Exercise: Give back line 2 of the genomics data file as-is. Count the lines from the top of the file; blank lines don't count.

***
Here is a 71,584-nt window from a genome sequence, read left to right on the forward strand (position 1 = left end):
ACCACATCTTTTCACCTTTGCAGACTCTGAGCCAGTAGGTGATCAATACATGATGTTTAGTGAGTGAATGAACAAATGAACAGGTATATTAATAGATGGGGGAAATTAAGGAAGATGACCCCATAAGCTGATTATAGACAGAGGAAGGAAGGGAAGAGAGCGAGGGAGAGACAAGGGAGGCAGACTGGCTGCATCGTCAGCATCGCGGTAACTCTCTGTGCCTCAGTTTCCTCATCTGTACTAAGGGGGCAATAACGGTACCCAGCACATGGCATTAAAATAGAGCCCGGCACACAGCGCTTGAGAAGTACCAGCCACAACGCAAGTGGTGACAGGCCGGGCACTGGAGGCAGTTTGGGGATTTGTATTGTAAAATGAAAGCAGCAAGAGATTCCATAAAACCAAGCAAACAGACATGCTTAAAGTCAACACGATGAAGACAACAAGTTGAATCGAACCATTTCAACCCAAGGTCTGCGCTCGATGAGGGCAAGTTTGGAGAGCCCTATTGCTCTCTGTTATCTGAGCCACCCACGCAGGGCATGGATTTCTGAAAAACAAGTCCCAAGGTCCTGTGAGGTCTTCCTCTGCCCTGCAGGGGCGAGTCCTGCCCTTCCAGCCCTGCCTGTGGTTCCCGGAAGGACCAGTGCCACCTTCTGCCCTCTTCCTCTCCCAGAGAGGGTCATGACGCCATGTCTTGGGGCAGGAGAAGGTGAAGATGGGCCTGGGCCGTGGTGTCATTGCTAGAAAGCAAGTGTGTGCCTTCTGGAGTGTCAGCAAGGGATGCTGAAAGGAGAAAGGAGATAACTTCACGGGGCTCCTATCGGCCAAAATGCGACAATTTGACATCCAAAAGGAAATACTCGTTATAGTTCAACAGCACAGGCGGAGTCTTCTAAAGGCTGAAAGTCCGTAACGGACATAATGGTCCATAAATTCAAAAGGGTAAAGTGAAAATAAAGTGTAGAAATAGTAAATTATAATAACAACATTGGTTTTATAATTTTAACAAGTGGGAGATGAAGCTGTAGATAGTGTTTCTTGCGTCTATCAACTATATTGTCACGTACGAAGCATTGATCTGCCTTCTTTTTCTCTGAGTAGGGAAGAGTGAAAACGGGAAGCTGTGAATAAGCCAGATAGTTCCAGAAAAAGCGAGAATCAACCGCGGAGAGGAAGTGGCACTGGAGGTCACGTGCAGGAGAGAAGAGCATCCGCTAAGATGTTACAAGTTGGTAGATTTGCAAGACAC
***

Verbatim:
ACCACATCTTTTCACCTTTGCAGACTCTGAGCCAGTAGGTGATCAATACATGATGTTTAGTGAGTGAATGAACAAATGAACAGGTATATTAATAGATGGGGGAAATTAAGGAAGATGACCCCATAAGCTGATTATAGACAGAGGAAGGAAGGGAAGAGAGCGAGGGAGAGACAAGGGAGGCAGACTGGCTGCATCGTCAGCATCGCGGTAACTCTCTGTGCCTCAGTTTCCTCATCTGTACTAAGGGGGCAATAACGGTACCCAGCACATGGCATTAAAATAGAGCCCGGCACACAGCGCTTGAGAAGTACCAGCCACAACGCAAGTGGTGACAGGCCGGGCACTGGAGGCAGTTTGGGGATTTGTATTGTAAAATGAAAGCAGCAAGAGATTCCATAAAACCAAGCAAACAGACATGCTTAAAGTCAACACGATGAAGACAACAAGTTGAATCGAACCATTTCAACCCAAGGTCTGCGCTCGATGAGGGCAAGTTTGGAGAGCCCTATTGCTCTCTGTTATCTGAGCCACCCACGCAGGGCATGGATTTCTGAAAAACAAGTCCCAAGGTCCTGTGAGGTCTTCCTCTGCCCTGCAGGGGCGAGTCCTGCCCTTCCAGCCCTGCCTGTGGTTCCCGGAAGGACCAGTGCCACCTTCTGCCCTCTTCCTCTCCCAGAGAGGGTCATGACGCCATGTCTTGGGGCAGGAGAAGGTGAAGATGGGCCTGGGCCGTGGTGTCATTGCTAGAAAGCAAGTGTGTGCCTTCTGGAGTGTCAGCAAGGGATGCTGAAAGGAGAAAGGAGATAACTTCACGGGGCTCCTATCGGCCAAAATGCGACAATTTGACATCCAAAAGGAAATACTCGTTATAGTTCAACAGCACAGGCGGAGTCTTCTAAAGGCTGAAAGTCCGTAACGGACATAATGGTCCATAAATTCAAAAGGGTAAAGTGAAAATAAAGTGTAGAAATAGTAAATTATAATAACAACATTGGTTTTATAATTTTAACAAGTGGGAGATGAAGCTGTAGATAGTGTTTCTTGCGTCTATCAACTATATTGTCACGTACGAAGCATTGATCTGCCTTCTTTTTCTCTGAGTAGGGAAGAGTGAAAACGGGAAGCTGTGAATAAGCCAGATAGTTCCAGAAAAAGCGAGAATCAACCGCGGAGAGGAAGTGGCACTGGAGGTCACGTGCAGGAGAGAAGAGCATCCGCTAAGATGTTACAAGTTGGTAGATTTGCAAGACAC